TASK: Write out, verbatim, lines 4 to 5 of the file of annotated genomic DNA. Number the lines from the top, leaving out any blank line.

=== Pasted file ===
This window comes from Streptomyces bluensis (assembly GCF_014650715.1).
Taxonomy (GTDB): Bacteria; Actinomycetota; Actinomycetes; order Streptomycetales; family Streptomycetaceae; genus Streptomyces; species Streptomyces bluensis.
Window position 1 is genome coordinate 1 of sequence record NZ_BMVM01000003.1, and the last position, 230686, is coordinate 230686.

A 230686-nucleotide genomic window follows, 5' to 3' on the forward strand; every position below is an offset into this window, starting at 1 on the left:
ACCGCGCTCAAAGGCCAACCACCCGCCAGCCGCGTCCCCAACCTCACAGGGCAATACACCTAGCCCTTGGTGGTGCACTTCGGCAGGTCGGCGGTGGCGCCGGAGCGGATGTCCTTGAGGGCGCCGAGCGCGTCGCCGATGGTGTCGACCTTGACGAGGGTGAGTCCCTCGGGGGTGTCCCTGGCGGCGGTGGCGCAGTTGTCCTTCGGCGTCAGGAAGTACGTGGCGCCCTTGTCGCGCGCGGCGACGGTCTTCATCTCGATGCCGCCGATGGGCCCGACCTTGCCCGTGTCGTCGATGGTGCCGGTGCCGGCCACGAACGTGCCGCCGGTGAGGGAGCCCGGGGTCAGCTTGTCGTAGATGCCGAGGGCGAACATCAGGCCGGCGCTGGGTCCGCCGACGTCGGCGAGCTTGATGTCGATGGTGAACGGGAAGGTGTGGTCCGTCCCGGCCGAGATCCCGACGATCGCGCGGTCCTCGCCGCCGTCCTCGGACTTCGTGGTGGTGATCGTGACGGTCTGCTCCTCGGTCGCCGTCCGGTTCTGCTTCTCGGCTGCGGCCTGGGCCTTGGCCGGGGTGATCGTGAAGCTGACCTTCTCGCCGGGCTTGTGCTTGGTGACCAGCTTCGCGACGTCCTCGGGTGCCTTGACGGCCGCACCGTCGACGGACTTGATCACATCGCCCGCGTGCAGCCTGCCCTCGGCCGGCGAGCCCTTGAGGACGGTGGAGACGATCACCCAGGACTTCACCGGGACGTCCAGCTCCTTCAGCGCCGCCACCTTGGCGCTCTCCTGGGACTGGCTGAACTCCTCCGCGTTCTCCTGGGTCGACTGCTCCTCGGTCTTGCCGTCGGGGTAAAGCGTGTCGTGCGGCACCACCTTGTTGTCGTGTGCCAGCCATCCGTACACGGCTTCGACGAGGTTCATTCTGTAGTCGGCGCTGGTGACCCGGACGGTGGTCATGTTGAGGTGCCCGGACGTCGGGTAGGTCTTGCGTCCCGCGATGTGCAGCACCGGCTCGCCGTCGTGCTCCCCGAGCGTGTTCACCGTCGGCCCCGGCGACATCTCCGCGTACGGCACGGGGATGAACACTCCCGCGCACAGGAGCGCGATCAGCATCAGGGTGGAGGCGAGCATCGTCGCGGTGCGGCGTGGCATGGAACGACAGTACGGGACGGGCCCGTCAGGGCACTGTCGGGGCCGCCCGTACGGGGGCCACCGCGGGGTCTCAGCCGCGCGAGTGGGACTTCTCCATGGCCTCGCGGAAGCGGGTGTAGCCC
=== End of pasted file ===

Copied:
A 230686-nucleotide genomic window follows, 5' to 3' on the forward strand; every position below is an offset into this window, starting at 1 on the left:
ACCGCGCTCAAAGGCCAACCACCCGCCAGCCGCGTCCCCAACCTCACAGGGCAATACACCTAGCCCTTGGTGGTGCACTTCGGCAGGTCGGCGGTGGCGCCGGAGCGGATGTCCTTGAGGGCGCCGAGCGCGTCGCCGATGGTGTCGACCTTGACGAGGGTGAGTCCCTCGGGGGTGTCCCTGGCGGCGGTGGCGCAGTTGTCCTTCGGCGTCAGGAAGTACGTGGCGCCCTTGTCGCGCGCGGCGACGGTCTTCATCTCGATGCCGCCGATGGGCCCGACCTTGCCCGTGTCGTCGATGGTGCCGGTGCCGGCCACGAACGTGCCGCCGGTGAGGGAGCCCGGGGTCAGCTTGTCGTAGATGCCGAGGGCGAACATCAGGCCGGCGCTGGGTCCGCCGACGTCGGCGAGCTTGATGTCGATGGTGAACGGGAAGGTGTGGTCCGTCCCGGCCGAGATCCCGACGATCGCGCGGTCCTCGCCGCCGTCCTCGGACTTCGTGGTGGTGATCGTGACGGTCTGCTCCTCGGTCGCCGTCCGGTTCTGCTTCTCGGCTGCGGCCTGGGCCTTGGCCGGGGTGATCGTGAAGCTGACCTTCTCGCCGGGCTTGTGCTTGGTGACCAGCTTCGCGACGTCCTCGGGTGCCTTGACGGCCGCACCGTCGACGGACTTGATCACATCGCCCGCGTGCAGCCTGCCCTCGGCCGGCGAGCCCTTGAGGACGGTGGAGACGATCACCCAGGACTTCACCGGGACGTCCAGCTCCTTCAGCGCCGCCACCTTGGCGCTCTCCTGGGACTGGCTGAACTCCTCCGCGTTCTCCTGGGTCGACTGCTCCTCGGTCTTGCCGTCGGGGTAAAGCGTGTCGTGCGGCACCACCTTGTTGTCGTGTGCCAGCCATCCGTACACGGCTTCGACGAGGTTCATTCTGTAGTCGGCGCTGGTGACCCGGACGGTGGTCATGTTGAGGTGCCCGGACGTCGGGTAGGTCTTGCGTCCCGCGATGTGCAGCACCGGCTCGCCGTCGTGCTCCCCGAGCGTGTTCACCGTCGGCCCCGGCGACATCTCCGCGTACGGCACGGGGATGAACACTCCCGCGCACAGGAGCGCGATCAGCATCAGGGTGGAGGCGAGCATCGTCGCGGTGCGGCGTGGCATGGAACGACAGTACGGGACGGGCCCGTCAGGGCACTGTCGGGGCCGCCCGTACGGGGGCCACCGCGGGGTCTCAGCCGCGCGAGTGGGACTTCTCCATGGCCTCGCGGAAGCGGGTGTAGCCC